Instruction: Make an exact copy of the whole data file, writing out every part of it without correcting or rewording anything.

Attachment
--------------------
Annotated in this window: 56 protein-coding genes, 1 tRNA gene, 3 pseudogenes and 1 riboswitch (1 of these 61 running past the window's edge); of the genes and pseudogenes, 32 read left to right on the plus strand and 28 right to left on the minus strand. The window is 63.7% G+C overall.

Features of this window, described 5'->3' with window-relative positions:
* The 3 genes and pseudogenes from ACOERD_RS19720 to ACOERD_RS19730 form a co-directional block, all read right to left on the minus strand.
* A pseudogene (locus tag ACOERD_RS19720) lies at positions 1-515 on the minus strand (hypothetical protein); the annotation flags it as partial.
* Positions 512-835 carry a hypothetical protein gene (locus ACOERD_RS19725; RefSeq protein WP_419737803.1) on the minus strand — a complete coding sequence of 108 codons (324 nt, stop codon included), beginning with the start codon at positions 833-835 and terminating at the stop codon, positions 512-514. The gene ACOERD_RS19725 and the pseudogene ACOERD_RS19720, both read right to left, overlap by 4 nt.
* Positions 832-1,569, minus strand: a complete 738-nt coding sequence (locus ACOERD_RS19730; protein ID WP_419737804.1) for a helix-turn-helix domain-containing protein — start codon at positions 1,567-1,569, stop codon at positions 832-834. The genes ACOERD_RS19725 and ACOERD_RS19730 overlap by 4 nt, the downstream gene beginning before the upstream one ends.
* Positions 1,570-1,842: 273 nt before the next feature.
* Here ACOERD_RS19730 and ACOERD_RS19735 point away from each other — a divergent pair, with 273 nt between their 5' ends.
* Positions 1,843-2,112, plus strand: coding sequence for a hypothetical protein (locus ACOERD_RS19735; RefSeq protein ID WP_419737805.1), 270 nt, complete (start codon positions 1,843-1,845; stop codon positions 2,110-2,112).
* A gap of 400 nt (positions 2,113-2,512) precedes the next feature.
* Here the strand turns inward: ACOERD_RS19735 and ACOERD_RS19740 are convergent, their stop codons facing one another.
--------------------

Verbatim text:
Annotated in this window: 56 protein-coding genes, 1 tRNA gene, 3 pseudogenes and 1 riboswitch (1 of these 61 running past the window's edge); of the genes and pseudogenes, 32 read left to right on the plus strand and 28 right to left on the minus strand. The window is 63.7% G+C overall.

Features of this window, described 5'->3' with window-relative positions:
* The 3 genes and pseudogenes from ACOERD_RS19720 to ACOERD_RS19730 form a co-directional block, all read right to left on the minus strand.
* A pseudogene (locus tag ACOERD_RS19720) lies at positions 1-515 on the minus strand (hypothetical protein); the annotation flags it as partial.
* Positions 512-835 carry a hypothetical protein gene (locus ACOERD_RS19725; RefSeq protein WP_419737803.1) on the minus strand — a complete coding sequence of 108 codons (324 nt, stop codon included), beginning with the start codon at positions 833-835 and terminating at the stop codon, positions 512-514. The gene ACOERD_RS19725 and the pseudogene ACOERD_RS19720, both read right to left, overlap by 4 nt.
* Positions 832-1,569, minus strand: a complete 738-nt coding sequence (locus ACOERD_RS19730; protein ID WP_419737804.1) for a helix-turn-helix domain-containing protein — start codon at positions 1,567-1,569, stop codon at positions 832-834. The genes ACOERD_RS19725 and ACOERD_RS19730 overlap by 4 nt, the downstream gene beginning before the upstream one ends.
* Positions 1,570-1,842: 273 nt before the next feature.
* Here ACOERD_RS19730 and ACOERD_RS19735 point away from each other — a divergent pair, with 273 nt between their 5' ends.
* Positions 1,843-2,112, plus strand: coding sequence for a hypothetical protein (locus ACOERD_RS19735; RefSeq protein ID WP_419737805.1), 270 nt, complete (start codon positions 1,843-1,845; stop codon positions 2,110-2,112).
* A gap of 400 nt (positions 2,113-2,512) precedes the next feature.
* Here the strand turns inward: ACOERD_RS19735 and ACOERD_RS19740 are convergent, their stop codons facing one another.